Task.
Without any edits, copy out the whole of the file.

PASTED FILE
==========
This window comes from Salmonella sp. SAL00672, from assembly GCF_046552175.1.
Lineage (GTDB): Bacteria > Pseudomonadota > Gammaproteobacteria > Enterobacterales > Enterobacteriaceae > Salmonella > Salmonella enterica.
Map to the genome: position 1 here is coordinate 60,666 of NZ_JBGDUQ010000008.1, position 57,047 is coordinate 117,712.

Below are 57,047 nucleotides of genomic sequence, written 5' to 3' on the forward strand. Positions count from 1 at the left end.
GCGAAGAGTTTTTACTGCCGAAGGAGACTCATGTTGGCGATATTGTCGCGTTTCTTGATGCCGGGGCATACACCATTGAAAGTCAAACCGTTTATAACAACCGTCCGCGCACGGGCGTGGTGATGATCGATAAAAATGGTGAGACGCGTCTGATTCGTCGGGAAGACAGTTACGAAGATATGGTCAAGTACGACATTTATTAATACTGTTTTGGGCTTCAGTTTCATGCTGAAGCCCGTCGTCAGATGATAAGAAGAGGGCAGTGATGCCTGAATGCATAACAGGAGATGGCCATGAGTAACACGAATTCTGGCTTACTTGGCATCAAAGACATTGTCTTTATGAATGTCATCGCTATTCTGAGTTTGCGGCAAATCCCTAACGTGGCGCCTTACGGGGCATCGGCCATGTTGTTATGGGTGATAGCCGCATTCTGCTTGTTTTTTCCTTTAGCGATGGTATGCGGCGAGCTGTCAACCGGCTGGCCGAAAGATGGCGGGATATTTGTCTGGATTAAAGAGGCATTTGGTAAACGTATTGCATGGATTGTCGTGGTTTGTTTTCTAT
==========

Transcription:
This window comes from Salmonella sp. SAL00672, from assembly GCF_046552175.1.
Lineage (GTDB): Bacteria > Pseudomonadota > Gammaproteobacteria > Enterobacterales > Enterobacteriaceae > Salmonella > Salmonella enterica.
Map to the genome: position 1 here is coordinate 60,666 of NZ_JBGDUQ010000008.1, position 57,047 is coordinate 117,712.

Below are 57,047 nucleotides of genomic sequence, written 5' to 3' on the forward strand. Positions count from 1 at the left end.
GCGAAGAGTTTTTACTGCCGAAGGAGACTCATGTTGGCGATATTGTCGCGTTTCTTGATGCCGGGGCATACACCATTGAAAGTCAAACCGTTTATAACAACCGTCCGCGCACGGGCGTGGTGATGATCGATAAAAATGGTGAGACGCGTCTGATTCGTCGGGAAGACAGTTACGAAGATATGGTCAAGTACGACATTTATTAATACTGTTTTGGGCTTCAGTTTCATGCTGAAGCCCGTCGTCAGATGATAAGAAGAGGGCAGTGATGCCTGAATGCATAACAGGAGATGGCCATGAGTAACACGAATTCTGGCTTACTTGGCATCAAAGACATTGTCTTTATGAATGTCATCGCTATTCTGAGTTTGCGGCAAATCCCTAACGTGGCGCCTTACGGGGCATCGGCCATGTTGTTATGGGTGATAGCCGCATTCTGCTTGTTTTTTCCTTTAGCGATGGTATGCGGCGAGCTGTCAACCGGCTGGCCGAAAGATGGCGGGATATTTGTCTGGATTAAAGAGGCATTTGGTAAACGTATTGCATGGATTGTCGTGGTTTGTTTTCTAT